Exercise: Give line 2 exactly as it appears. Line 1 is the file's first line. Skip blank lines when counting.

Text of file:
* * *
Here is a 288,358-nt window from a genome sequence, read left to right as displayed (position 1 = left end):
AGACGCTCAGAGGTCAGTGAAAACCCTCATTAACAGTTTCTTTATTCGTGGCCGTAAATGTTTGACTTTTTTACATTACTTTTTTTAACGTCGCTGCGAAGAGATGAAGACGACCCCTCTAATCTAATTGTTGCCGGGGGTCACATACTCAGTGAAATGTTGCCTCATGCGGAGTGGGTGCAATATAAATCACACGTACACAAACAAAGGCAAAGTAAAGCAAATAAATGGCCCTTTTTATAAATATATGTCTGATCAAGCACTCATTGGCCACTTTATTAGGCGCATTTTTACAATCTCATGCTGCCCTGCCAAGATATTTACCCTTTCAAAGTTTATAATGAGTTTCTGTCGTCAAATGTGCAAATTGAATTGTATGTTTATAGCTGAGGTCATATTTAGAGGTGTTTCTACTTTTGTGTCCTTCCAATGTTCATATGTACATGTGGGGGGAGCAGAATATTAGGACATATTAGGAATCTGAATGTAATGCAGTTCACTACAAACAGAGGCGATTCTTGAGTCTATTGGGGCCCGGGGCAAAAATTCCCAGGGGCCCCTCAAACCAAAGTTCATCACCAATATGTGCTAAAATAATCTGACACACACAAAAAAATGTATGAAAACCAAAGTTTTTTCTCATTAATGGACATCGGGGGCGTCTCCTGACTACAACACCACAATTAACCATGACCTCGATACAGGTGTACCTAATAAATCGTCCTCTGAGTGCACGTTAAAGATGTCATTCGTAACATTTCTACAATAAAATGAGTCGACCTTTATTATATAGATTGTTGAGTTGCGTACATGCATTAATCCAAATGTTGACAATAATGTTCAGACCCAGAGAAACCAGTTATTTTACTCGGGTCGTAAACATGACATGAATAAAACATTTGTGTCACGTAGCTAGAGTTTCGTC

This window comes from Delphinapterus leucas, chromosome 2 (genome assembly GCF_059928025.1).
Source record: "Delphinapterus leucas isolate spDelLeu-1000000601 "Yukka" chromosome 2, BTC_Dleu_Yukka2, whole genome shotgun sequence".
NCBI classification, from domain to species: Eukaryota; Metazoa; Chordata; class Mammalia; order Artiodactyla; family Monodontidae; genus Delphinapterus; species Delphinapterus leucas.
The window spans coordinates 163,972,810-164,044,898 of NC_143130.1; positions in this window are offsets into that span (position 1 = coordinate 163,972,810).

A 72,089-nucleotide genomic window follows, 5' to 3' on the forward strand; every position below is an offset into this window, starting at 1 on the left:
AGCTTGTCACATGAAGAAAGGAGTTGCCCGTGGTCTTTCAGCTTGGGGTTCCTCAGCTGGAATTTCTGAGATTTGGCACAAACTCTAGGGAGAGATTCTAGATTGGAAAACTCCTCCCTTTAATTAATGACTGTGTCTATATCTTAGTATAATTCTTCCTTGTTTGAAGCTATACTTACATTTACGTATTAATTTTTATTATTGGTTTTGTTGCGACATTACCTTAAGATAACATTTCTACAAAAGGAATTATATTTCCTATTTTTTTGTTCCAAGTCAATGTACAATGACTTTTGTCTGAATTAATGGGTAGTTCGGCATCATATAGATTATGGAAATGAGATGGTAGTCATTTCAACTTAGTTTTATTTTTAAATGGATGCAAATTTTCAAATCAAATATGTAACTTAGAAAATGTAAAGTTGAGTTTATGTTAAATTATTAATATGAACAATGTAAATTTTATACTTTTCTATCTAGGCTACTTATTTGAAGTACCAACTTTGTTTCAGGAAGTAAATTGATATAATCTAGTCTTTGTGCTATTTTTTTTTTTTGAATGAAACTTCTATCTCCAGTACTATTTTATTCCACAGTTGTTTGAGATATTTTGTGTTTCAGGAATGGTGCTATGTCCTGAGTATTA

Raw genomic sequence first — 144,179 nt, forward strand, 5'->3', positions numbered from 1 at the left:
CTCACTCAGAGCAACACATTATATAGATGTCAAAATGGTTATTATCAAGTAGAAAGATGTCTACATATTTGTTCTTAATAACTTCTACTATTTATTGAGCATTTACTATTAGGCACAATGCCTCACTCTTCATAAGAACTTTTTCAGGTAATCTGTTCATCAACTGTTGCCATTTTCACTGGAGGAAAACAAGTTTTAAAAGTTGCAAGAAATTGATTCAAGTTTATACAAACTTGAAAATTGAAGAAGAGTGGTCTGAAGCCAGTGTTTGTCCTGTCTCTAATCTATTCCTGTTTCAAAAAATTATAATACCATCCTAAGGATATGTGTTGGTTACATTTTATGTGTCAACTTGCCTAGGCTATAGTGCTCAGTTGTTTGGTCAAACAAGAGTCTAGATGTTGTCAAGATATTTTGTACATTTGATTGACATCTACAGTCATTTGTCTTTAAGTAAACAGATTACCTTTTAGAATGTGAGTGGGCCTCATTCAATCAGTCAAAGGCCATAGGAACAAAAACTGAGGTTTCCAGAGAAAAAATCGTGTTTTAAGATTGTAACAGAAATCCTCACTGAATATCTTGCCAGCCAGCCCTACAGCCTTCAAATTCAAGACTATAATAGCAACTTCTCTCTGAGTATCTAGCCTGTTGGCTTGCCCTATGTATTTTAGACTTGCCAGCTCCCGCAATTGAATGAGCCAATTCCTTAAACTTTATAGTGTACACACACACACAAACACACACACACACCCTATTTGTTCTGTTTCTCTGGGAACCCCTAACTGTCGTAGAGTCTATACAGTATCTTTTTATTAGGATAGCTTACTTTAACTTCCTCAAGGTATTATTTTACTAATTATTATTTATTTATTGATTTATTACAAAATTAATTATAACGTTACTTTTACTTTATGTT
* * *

AGACGCTCAGAGGTCAGTGAAAACCCTCATTAACAGTTTCTTTATTCGTGGCCGTAAATGTTTGACTTTTTTACATTACTTTTTTTAACGTCGCTGCGAAGAGATGAAGACGACCCCTCTAATCTAATTGTTGCCGGGGGTCACATACTCAGTGAAATGTTGCCTCATGCGGAGTGGGTGCAATATAAATCACACGTACACAAACAAAGGCAAAGTAAAGCAAATAAATGGCCCTTTTTATAAATATATGTCTGATCAAGCACTCATTGGCCACTTTATTAGGCGCATTTTTACAATCTCATGCTGCCCTGCCAAGATATTTACCCTTTCAAAGTTTATAATGAGTTTCTGTCGTCAAATGTGCAAATTGAATTGTATGTTTATAGCTGAGGTCATATTTAGAGGTGTTTCTACTTTTGTGTCCTTCCAATGTTCATATGTACATGTGGGGGGAGCAGAATATTAGGACATATTAGGAATCTGAATGTAATGCAGTTCACTACAAACAGAGGCGATTCTTGAGTCTATTGGGGCCCGGGGCAAAAATTCCCAGGGGCCCCTCAAACCAAAGTTCATCACCAATATGTGCTAAAATAATCTGACACACACAAAAAAATGTATGAAAACCAAAGTTTTTTCTCATTAATGGACATCGGGGGCGTCTCCTGACTACAACACCACAATTAACCATGACCTCGATACAGGTGTACCTAATAAATCGTCCTCTGAGTGCACGTTAAAGATGTCATTCGTAACATTTCTACAATAAAATGAGTCGACCTTTATTATATAGATTGTTGAGTTGCGTACATGCATTAATCCAAATGTTGACAATAATGTTCAGACCCAGAGAAACCAGTTATTTTACTCGGGTCGTAAACATGACATGAATAAAACATTTGTGTCACGTAGCTAGAGTTTCGTC